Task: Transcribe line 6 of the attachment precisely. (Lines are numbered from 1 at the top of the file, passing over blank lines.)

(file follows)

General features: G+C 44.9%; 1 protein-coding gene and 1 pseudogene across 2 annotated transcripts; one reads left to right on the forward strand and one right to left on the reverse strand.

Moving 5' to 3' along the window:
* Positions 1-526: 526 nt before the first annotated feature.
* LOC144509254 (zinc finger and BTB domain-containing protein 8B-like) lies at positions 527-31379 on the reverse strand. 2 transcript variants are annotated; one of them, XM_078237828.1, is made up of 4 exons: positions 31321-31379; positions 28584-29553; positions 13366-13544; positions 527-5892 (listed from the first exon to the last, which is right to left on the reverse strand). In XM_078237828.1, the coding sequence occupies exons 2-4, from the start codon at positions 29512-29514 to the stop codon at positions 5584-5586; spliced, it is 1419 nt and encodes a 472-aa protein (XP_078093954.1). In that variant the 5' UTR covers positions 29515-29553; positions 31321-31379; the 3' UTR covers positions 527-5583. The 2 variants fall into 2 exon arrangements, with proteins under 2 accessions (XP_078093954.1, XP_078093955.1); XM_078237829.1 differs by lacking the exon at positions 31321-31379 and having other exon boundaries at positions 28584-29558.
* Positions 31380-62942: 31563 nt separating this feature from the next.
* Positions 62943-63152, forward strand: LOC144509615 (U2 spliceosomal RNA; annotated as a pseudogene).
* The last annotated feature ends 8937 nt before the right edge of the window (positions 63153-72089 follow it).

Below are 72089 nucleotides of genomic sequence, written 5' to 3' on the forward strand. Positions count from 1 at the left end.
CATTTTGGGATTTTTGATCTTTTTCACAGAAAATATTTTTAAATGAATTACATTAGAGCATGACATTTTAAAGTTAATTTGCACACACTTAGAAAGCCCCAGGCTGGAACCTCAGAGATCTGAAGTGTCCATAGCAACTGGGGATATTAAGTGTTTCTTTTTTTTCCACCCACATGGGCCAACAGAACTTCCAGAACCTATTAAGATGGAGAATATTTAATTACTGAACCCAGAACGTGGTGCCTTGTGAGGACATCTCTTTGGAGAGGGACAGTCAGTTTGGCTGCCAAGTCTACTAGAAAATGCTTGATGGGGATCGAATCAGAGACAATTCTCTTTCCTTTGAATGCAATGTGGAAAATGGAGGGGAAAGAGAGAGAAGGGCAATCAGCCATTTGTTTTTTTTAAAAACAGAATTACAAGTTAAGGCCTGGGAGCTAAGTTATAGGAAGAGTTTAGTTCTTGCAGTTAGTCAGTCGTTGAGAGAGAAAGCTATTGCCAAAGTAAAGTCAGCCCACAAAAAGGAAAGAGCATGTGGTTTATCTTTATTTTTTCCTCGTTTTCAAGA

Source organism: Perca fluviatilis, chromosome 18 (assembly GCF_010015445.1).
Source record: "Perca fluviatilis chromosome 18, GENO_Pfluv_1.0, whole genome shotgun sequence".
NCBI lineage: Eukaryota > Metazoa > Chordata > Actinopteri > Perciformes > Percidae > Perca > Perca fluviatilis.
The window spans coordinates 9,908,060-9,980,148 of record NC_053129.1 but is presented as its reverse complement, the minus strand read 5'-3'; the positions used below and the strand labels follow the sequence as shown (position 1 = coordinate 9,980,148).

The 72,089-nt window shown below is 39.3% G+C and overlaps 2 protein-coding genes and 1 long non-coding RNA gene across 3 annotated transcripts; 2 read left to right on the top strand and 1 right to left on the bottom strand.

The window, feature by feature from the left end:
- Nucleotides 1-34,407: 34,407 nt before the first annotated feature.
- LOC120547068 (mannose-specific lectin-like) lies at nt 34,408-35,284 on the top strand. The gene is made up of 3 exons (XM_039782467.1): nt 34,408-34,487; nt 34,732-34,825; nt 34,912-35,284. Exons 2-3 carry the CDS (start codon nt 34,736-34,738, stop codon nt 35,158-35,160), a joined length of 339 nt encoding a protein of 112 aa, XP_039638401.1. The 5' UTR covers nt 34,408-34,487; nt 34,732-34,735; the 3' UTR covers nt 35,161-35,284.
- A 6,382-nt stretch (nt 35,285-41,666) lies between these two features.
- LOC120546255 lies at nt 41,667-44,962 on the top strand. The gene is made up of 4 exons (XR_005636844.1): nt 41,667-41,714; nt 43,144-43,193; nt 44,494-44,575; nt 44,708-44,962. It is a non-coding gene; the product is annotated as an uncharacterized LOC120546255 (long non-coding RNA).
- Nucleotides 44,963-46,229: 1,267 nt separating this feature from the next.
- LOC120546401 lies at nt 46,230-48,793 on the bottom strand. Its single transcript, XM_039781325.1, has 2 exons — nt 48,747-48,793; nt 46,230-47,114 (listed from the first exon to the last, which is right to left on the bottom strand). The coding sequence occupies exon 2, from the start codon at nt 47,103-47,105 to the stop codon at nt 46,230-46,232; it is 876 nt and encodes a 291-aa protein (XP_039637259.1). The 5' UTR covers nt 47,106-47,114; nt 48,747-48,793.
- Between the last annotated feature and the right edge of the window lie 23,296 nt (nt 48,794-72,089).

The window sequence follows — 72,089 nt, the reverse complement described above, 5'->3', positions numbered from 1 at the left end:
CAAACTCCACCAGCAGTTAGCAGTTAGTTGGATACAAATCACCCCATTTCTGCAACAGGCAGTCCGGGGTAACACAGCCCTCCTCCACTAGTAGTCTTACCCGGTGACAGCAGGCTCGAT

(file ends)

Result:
* Positions 62943-63152, forward strand: LOC144509615 (U2 spliceosomal RNA; annotated as a pseudogene).